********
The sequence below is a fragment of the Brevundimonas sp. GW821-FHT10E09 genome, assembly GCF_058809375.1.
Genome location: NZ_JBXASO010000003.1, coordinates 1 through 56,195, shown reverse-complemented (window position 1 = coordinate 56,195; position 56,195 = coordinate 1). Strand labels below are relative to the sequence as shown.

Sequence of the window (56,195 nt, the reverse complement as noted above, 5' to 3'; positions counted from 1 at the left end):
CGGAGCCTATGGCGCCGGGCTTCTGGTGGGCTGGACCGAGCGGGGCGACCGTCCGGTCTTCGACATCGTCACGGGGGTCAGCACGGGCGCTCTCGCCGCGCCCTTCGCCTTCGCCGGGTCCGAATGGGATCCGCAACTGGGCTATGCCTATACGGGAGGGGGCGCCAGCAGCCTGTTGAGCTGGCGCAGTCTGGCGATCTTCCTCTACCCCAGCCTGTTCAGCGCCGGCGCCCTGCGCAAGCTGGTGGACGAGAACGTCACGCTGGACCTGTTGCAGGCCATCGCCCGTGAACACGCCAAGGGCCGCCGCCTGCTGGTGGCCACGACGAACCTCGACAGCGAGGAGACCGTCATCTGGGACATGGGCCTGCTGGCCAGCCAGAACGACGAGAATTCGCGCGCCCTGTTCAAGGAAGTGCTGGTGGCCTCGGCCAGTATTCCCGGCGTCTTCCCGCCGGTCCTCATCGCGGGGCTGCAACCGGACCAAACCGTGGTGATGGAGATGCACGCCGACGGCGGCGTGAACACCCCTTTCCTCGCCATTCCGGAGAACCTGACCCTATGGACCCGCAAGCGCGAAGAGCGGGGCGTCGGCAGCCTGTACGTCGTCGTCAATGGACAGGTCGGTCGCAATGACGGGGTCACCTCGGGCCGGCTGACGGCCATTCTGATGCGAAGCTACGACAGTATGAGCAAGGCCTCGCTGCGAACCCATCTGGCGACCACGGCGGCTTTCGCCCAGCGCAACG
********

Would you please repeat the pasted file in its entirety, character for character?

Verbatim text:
The sequence below is a fragment of the Brevundimonas sp. GW821-FHT10E09 genome, assembly GCF_058809375.1.
Genome location: NZ_JBXASO010000003.1, coordinates 1 through 56,195, shown reverse-complemented (window position 1 = coordinate 56,195; position 56,195 = coordinate 1). Strand labels below are relative to the sequence as shown.

Sequence of the window (56,195 nt, the reverse complement as noted above, 5' to 3'; positions counted from 1 at the left end):
CGGAGCCTATGGCGCCGGGCTTCTGGTGGGCTGGACCGAGCGGGGCGACCGTCCGGTCTTCGACATCGTCACGGGGGTCAGCACGGGCGCTCTCGCCGCGCCCTTCGCCTTCGCCGGGTCCGAATGGGATCCGCAACTGGGCTATGCCTATACGGGAGGGGGCGCCAGCAGCCTGTTGAGCTGGCGCAGTCTGGCGATCTTCCTCTACCCCAGCCTGTTCAGCGCCGGCGCCCTGCGCAAGCTGGTGGACGAGAACGTCACGCTGGACCTGTTGCAGGCCATCGCCCGTGAACACGCCAAGGGCCGCCGCCTGCTGGTGGCCACGACGAACCTCGACAGCGAGGAGACCGTCATCTGGGACATGGGCCTGCTGGCCAGCCAGAACGACGAGAATTCGCGCGCCCTGTTCAAGGAAGTGCTGGTGGCCTCGGCCAGTATTCCCGGCGTCTTCCCGCCGGTCCTCATCGCGGGGCTGCAACCGGACCAAACCGTGGTGATGGAGATGCACGCCGACGGCGGCGTGAACACCCCTTTCCTCGCCATTCCGGAGAACCTGACCCTATGGACCCGCAAGCGCGAAGAGCGGGGCGTCGGCAGCCTGTACGTCGTCGTCAATGGACAGGTCGGTCGCAATGACGGGGTCACCTCGGGCCGGCTGACGGCCATTCTGATGCGAAGCTACGACAGTATGAGCAAGGCCTCGCTGCGAACCCATCTGGCGACCACGGCGGCTTTCGCCCAGCGCAACG